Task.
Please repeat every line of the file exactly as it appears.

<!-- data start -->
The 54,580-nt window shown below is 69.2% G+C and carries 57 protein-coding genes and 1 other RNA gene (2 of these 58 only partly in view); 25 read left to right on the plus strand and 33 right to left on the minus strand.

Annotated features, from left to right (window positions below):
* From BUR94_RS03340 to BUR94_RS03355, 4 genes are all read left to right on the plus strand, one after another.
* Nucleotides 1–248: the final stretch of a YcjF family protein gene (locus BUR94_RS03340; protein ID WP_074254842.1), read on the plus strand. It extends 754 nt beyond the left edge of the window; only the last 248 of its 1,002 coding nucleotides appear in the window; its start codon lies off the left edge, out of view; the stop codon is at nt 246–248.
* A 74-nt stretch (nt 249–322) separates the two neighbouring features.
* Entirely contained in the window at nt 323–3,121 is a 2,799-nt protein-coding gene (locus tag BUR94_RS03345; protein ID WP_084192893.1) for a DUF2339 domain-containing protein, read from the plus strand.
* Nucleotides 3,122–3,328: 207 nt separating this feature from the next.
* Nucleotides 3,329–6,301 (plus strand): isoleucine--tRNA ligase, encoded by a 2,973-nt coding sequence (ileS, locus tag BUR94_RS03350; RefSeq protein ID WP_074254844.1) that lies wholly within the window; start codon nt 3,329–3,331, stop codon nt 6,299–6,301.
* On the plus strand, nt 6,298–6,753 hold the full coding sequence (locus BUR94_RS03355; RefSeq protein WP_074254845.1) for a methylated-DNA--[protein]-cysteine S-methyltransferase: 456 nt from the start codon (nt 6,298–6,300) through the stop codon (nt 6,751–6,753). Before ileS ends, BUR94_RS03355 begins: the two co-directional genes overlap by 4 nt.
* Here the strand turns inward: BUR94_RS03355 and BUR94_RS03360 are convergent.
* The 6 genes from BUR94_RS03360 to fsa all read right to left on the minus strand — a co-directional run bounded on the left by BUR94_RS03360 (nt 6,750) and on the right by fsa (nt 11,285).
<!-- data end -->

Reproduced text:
The 54,580-nt window shown below is 69.2% G+C and carries 57 protein-coding genes and 1 other RNA gene (2 of these 58 only partly in view); 25 read left to right on the plus strand and 33 right to left on the minus strand.

Annotated features, from left to right (window positions below):
* From BUR94_RS03340 to BUR94_RS03355, 4 genes are all read left to right on the plus strand, one after another.
* Nucleotides 1–248: the final stretch of a YcjF family protein gene (locus BUR94_RS03340; protein ID WP_074254842.1), read on the plus strand. It extends 754 nt beyond the left edge of the window; only the last 248 of its 1,002 coding nucleotides appear in the window; its start codon lies off the left edge, out of view; the stop codon is at nt 246–248.
* A 74-nt stretch (nt 249–322) separates the two neighbouring features.
* Entirely contained in the window at nt 323–3,121 is a 2,799-nt protein-coding gene (locus tag BUR94_RS03345; protein ID WP_084192893.1) for a DUF2339 domain-containing protein, read from the plus strand.
* Nucleotides 3,122–3,328: 207 nt separating this feature from the next.
* Nucleotides 3,329–6,301 (plus strand): isoleucine--tRNA ligase, encoded by a 2,973-nt coding sequence (ileS, locus tag BUR94_RS03350; RefSeq protein ID WP_074254844.1) that lies wholly within the window; start codon nt 3,329–3,331, stop codon nt 6,299–6,301.
* On the plus strand, nt 6,298–6,753 hold the full coding sequence (locus BUR94_RS03355; RefSeq protein WP_074254845.1) for a methylated-DNA--[protein]-cysteine S-methyltransferase: 456 nt from the start codon (nt 6,298–6,300) through the stop codon (nt 6,751–6,753). Before ileS ends, BUR94_RS03355 begins: the two co-directional genes overlap by 4 nt.
* Here the strand turns inward: BUR94_RS03355 and BUR94_RS03360 are convergent.
* The 6 genes from BUR94_RS03360 to fsa all read right to left on the minus strand — a co-directional run bounded on the left by BUR94_RS03360 (nt 6,750) and on the right by fsa (nt 11,285).